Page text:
CFL News
April 18, 2012

Wis. Gov. Walker visits Illinois, blasts ‘mess’ in government

In a city that’s seen its share of political theater, Wisconsin Gov. Scott Walker took the stage Tuesday with an anti-tax, anti-union message aimed at Illinois’ ruling Democrats as throngs of union faithful outside called for his removal from office.

Source: Chicago Sun-Times

By Andrew Maloney

SPRINGFIELD – In a city that’s seen its share of political theater, Wisconsin Gov. Scott Walker took the stage Tuesday with an anti-tax, anti-union message aimed at Illinois’ ruling Democrats as throngs of union faithful outside called for his removal from office.

Flanked by inflatable rats that bore his name and at least one 16-foot cutout of Walker that read “Don’t Badger Us,” as many as 3,500 protestors banged drums and blew whistles while the Republican governor trumpeted his budget policies in front of Illinois business leaders.

The visit came as Illinois lawmakers begin the homestretch of their spring legislative session pressured by business groups to find fixes for a severely underfunded pension system.

Walker addressed his own precarious political position in the “Badger State” while patronizing Illinois’ elected officials, including Gov. Pat Quinn, for passing personal and corporate income tax increases last year that were meant to bolster the state’s financial health.

“With all due respect, and I think Gov. Quinn and others are trying to do their best, but it is a clear choice in Wisconsin come June 5th,” Walker told reporters after his speech in front of the Illinois Chamber of Commerce, referring to the date when Wisconsin voters will decide whether to recall him.

“If voters in our state want to know the difference between going forward or backwards, they need only look at the mess that you have in state government here in Springfield to know what it would be like if ultimately the recall would prevail,” he told reporters.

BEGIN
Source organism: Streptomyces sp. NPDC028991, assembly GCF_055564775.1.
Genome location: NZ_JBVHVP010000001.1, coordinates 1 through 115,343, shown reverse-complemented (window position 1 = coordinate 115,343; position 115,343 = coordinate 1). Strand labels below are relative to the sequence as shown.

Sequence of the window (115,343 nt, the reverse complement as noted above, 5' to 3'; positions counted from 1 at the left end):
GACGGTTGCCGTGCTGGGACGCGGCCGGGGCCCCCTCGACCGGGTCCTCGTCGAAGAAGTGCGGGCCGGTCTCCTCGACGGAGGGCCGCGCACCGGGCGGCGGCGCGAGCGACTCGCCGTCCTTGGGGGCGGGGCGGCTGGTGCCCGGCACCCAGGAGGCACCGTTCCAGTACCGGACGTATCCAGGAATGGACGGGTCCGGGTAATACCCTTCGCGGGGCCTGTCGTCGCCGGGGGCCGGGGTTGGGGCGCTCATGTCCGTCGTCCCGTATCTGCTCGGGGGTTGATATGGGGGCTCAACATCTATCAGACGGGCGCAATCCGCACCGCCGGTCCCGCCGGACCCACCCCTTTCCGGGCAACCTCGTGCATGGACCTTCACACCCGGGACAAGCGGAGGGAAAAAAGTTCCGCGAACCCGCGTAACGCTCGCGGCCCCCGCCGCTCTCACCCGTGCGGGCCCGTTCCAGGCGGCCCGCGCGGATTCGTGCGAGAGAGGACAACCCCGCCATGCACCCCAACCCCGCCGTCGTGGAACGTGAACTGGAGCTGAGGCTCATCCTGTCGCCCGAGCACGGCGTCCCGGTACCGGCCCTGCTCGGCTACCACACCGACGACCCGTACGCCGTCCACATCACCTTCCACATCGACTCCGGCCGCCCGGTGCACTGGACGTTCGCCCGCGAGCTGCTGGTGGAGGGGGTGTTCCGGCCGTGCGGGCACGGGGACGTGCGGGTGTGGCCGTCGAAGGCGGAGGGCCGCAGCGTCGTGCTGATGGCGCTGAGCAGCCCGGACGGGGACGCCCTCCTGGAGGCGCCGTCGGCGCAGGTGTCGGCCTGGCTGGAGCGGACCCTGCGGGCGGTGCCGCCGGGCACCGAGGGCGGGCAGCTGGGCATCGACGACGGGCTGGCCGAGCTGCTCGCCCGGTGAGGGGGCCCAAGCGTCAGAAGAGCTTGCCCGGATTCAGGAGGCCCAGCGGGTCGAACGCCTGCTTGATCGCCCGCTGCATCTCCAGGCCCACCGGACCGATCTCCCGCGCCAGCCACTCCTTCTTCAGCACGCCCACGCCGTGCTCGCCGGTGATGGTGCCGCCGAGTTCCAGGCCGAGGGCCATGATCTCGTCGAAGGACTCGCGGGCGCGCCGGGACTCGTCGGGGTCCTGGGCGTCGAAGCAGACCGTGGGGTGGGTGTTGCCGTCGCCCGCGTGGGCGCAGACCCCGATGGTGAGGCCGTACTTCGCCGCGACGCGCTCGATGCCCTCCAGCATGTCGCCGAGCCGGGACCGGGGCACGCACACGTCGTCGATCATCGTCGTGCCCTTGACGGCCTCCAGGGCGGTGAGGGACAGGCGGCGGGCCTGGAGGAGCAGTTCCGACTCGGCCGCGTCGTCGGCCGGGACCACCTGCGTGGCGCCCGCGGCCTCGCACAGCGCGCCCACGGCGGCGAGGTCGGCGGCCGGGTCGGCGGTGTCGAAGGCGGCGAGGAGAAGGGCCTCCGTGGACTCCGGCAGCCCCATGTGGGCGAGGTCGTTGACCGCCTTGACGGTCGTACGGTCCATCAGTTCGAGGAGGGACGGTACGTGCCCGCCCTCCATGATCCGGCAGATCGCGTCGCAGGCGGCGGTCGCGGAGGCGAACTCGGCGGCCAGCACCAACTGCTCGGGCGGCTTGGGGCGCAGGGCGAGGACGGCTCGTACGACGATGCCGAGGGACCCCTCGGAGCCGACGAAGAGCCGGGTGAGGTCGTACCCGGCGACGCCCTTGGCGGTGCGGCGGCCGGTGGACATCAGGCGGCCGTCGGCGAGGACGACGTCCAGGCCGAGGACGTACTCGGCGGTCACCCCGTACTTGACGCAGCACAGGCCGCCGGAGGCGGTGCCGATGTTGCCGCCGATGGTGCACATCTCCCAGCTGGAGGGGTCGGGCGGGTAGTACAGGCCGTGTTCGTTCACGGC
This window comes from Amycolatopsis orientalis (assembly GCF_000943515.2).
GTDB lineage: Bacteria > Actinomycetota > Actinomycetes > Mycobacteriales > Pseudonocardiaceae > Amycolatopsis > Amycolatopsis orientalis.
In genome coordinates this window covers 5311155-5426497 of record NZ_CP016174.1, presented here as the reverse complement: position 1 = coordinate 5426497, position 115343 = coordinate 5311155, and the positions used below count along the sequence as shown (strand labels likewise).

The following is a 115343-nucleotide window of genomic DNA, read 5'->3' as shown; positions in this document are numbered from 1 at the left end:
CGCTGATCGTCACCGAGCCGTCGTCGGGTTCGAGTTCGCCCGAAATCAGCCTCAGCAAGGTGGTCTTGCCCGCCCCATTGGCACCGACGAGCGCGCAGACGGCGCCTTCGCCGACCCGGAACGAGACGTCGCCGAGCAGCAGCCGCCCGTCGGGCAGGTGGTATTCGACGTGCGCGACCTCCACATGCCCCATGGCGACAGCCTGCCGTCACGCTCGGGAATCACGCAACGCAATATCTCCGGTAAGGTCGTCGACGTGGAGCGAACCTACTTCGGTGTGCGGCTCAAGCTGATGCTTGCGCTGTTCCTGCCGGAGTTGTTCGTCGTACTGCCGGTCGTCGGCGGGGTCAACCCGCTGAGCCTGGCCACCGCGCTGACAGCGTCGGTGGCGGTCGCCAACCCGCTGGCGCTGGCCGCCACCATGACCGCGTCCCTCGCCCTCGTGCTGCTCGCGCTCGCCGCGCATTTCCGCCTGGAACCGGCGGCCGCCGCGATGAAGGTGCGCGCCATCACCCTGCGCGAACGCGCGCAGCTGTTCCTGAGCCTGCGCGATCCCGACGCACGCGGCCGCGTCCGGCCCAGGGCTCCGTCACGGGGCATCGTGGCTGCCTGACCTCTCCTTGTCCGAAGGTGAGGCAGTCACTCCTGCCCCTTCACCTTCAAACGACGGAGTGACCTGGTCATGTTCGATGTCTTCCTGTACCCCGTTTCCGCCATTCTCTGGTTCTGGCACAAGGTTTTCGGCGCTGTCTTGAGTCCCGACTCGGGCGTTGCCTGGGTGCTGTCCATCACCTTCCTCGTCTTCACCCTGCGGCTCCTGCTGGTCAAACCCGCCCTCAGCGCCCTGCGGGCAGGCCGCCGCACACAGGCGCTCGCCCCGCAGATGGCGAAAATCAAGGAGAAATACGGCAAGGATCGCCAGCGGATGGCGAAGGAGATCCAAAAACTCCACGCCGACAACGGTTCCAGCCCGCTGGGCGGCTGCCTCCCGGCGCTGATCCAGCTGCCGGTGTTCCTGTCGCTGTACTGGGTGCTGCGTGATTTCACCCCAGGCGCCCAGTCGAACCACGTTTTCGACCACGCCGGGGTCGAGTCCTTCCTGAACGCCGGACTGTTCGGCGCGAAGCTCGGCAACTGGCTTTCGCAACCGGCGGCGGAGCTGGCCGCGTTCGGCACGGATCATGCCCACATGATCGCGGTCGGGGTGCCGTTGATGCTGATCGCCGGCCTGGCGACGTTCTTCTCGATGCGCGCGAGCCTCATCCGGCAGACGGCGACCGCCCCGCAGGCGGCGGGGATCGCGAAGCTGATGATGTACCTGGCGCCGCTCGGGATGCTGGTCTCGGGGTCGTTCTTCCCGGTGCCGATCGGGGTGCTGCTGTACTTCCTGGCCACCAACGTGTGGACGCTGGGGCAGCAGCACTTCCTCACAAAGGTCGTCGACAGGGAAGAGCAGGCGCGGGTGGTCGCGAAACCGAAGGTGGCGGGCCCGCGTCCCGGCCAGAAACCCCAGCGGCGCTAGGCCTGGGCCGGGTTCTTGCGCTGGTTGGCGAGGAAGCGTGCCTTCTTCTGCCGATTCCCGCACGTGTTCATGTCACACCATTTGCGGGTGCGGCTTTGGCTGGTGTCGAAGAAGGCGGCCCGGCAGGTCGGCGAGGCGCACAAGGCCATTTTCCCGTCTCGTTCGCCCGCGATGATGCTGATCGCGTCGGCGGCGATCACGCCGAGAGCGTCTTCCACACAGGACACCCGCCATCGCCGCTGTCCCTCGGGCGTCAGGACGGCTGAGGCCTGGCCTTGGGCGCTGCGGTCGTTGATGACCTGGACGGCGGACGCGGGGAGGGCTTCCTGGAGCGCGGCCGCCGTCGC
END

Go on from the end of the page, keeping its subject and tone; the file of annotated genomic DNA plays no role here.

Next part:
Walker was met outside the President Abraham Lincoln Hotel & Conference Center, where the event was held, by a massive protest representing about two-dozen labor groups.

“What Walker has done in Wisconsin is really a war on workers, it’s an attack on the middle class more broadly,” said Anders Lindall, a spokesman for AFSCME Council 31, state government’s largest union. “Illinois workers want to make clear to Illinois politicians that that extreme agenda and that failed record is not only wrong for Wisconsin, but it’s wrong for Illinois as well.”

Quinn’s office preempted the visit with an aggressive public relations blitz over the last couple of days, denigrating Wisconsin’s business climate and touting strides made on the Illinois governor’s watch.

“He promised 250,000 jobs and he’s way behind, and since the recovery began, our state has created over 130,000 jobs,” Quinn told reporters in Rosemont after Walker’s event. “We certainly don’t want to follow his prescriptions when it comes to economic growth.”

In the wake of Illinois’ corporate income tax hike, Walker tried to sell Illinois businesses on relocating to his home state, and made light of his call for them to “escape to Wisconsin” during his speech.

However, he said afterward that he has not kept track of the number of Illinois businesses that have moved north since then and admitted that the state probably would not be able to lure away companies in their entirety.

“It’s not about taking jobs, it’s about helping companies that want to grow,” he said.

Doug Whitley, president of the Illinois Chamber of Commerce, said Walker was just doing his job as governor and that his sales pitch did not bother him.

“I am not offended by the fact that Scott Walker is talking about jobs in Wisconsin,” Whitley said. “I think it’s a challenge to the elected officials in Illinois.”

Since stripping unions in Wisconsin of collective bargaining rights last year, Walker has drawn the outrage of labor groups across the country and is the subject of a closely watched recall effort June 5. Those organizations, as well as the Democratic Party in Wisconsin, this year collected the signatures necessary to put his name on the recall ballot.

“A handful of big-government union bosses, not just in my state but in particular in Washington, think that I’m standing in the way of their power and their money,” said Walker, who is the scheduled keynote at a Friday event in Chicago by the conservative think tank, Illinois Policy Institute.

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